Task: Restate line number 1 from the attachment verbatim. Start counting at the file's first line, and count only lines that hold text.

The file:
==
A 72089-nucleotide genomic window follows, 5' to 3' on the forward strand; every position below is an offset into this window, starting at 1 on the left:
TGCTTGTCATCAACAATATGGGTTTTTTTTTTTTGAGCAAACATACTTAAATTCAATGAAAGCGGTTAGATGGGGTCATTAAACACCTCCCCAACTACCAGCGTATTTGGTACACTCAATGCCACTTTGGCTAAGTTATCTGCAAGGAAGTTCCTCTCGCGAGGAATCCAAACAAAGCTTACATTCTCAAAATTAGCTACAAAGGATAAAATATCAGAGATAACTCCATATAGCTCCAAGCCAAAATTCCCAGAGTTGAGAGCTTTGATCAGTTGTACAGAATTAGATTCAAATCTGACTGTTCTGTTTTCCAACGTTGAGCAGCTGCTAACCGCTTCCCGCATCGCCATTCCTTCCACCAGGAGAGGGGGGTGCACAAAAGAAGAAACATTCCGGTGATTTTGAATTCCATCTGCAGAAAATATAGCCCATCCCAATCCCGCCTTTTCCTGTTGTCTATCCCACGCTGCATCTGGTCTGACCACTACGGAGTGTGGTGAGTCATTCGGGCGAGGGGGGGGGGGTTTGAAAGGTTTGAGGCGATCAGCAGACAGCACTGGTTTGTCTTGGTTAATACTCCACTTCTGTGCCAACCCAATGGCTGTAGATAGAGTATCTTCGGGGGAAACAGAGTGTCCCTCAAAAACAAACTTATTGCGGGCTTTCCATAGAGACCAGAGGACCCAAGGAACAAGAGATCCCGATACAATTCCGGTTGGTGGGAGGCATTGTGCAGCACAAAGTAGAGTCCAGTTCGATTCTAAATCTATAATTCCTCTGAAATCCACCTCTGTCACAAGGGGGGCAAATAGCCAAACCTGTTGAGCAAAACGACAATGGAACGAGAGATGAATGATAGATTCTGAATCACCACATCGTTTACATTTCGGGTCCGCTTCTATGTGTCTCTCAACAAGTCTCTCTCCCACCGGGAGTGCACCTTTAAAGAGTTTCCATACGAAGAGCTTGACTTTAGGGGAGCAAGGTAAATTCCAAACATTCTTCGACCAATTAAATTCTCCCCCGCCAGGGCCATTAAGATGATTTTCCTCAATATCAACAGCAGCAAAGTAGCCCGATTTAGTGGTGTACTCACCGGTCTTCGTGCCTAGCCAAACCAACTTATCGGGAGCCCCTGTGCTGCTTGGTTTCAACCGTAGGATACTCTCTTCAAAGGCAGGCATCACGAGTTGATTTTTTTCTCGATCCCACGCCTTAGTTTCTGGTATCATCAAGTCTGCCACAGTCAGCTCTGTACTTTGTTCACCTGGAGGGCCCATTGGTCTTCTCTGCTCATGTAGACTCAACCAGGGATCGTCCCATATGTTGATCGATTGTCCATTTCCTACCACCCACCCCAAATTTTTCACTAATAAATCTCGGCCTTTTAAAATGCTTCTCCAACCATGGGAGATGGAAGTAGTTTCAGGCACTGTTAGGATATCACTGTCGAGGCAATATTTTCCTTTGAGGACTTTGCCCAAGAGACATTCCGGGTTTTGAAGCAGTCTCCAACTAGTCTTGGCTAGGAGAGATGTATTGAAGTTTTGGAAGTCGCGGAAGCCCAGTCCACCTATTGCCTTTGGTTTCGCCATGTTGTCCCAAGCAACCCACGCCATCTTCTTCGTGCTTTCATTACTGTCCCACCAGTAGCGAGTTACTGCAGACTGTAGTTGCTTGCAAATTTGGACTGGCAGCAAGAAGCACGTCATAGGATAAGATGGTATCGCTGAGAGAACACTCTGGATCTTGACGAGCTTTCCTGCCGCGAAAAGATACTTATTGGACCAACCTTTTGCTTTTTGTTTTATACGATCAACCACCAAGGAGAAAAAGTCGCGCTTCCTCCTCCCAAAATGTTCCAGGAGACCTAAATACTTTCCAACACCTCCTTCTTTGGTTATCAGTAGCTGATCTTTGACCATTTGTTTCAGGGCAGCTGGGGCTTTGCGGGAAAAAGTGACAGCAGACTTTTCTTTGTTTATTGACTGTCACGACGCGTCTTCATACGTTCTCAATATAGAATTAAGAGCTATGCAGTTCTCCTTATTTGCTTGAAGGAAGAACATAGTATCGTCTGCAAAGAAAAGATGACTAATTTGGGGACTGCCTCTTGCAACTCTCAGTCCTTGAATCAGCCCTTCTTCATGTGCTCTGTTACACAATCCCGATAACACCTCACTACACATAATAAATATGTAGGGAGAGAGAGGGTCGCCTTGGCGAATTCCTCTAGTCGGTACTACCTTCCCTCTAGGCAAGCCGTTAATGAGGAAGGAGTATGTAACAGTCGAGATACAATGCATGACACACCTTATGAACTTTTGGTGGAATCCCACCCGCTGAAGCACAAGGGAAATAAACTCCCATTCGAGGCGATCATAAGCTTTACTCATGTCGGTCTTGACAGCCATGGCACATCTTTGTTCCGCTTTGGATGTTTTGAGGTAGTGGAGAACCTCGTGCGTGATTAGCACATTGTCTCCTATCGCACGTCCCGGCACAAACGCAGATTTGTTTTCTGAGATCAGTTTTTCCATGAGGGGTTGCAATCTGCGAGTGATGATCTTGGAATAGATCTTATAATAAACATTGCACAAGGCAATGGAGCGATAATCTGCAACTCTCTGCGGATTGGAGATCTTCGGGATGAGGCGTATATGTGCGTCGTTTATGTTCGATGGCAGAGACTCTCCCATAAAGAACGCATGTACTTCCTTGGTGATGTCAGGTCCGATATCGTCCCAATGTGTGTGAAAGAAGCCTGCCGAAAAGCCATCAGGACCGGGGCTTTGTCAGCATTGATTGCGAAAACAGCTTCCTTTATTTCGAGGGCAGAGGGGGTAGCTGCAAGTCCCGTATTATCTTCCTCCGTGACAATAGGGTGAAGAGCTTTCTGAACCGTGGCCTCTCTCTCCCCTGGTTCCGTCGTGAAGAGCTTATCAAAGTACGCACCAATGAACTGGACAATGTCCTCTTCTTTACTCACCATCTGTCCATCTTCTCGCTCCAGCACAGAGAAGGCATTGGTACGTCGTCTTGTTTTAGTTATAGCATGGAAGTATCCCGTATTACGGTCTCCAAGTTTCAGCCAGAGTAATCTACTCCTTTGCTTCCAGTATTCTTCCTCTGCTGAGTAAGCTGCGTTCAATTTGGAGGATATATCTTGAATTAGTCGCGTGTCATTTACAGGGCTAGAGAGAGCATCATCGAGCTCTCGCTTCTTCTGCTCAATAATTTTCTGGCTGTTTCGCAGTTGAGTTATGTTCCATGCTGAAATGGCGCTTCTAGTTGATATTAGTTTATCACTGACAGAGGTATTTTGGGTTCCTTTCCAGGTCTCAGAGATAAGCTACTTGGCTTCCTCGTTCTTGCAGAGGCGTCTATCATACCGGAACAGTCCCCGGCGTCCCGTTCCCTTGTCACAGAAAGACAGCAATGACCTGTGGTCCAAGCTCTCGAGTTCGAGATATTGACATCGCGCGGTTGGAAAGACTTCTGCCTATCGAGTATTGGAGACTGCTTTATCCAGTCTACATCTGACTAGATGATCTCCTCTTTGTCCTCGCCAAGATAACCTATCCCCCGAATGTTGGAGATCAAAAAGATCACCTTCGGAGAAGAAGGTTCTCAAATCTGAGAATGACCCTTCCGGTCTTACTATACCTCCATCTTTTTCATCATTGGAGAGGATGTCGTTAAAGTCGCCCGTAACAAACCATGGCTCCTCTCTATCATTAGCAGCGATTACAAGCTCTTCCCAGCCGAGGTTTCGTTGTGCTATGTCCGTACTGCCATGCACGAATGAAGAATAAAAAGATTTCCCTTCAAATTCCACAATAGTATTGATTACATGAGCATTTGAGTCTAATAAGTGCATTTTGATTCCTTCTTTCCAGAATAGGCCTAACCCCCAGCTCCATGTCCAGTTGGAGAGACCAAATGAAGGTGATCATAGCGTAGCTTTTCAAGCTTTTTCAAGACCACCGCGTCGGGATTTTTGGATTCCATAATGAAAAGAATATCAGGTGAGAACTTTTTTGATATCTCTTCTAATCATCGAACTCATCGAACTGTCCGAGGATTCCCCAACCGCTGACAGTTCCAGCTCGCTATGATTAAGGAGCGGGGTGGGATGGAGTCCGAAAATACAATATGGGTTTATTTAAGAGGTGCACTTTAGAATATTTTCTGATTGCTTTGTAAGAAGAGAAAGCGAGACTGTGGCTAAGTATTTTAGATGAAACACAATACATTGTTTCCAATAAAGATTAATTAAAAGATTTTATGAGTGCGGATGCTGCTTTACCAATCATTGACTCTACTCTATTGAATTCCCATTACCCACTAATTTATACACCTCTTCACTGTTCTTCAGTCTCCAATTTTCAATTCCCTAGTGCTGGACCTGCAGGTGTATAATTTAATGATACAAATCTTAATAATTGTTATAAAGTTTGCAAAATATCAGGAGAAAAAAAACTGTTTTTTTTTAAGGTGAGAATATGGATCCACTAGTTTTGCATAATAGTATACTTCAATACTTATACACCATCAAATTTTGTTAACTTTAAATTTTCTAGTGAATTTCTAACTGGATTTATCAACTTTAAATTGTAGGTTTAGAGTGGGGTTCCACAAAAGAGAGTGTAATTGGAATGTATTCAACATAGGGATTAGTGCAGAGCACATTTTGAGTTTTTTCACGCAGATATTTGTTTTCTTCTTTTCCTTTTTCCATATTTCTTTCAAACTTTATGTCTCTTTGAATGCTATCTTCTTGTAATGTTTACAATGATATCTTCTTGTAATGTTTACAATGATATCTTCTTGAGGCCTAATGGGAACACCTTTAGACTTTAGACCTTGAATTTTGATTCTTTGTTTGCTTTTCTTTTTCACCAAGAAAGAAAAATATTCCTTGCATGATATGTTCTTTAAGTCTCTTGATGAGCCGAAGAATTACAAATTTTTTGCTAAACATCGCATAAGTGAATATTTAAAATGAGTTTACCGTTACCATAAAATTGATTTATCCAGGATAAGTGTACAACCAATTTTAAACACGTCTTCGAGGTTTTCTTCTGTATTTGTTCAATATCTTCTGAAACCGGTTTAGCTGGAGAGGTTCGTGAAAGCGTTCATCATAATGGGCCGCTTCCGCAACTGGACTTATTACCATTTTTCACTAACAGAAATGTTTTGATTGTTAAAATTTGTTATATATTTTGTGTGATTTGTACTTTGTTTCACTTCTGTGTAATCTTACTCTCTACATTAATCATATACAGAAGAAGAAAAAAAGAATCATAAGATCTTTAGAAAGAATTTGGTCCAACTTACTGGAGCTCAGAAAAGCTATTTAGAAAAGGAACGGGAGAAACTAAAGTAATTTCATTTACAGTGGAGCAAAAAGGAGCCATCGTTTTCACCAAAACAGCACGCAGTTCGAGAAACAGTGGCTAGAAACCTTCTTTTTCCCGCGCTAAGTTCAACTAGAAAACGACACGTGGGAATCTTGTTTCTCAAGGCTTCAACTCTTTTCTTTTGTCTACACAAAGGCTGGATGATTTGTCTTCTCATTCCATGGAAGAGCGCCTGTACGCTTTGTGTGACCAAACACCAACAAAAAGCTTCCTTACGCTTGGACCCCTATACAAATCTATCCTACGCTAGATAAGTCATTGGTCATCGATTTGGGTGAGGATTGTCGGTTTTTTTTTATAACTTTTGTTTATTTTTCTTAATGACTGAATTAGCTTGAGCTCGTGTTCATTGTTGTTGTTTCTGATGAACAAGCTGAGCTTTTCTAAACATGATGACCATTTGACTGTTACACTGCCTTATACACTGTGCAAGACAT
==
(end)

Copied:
A 72089-nucleotide genomic window follows, 5' to 3' on the forward strand; every position below is an offset into this window, starting at 1 on the left: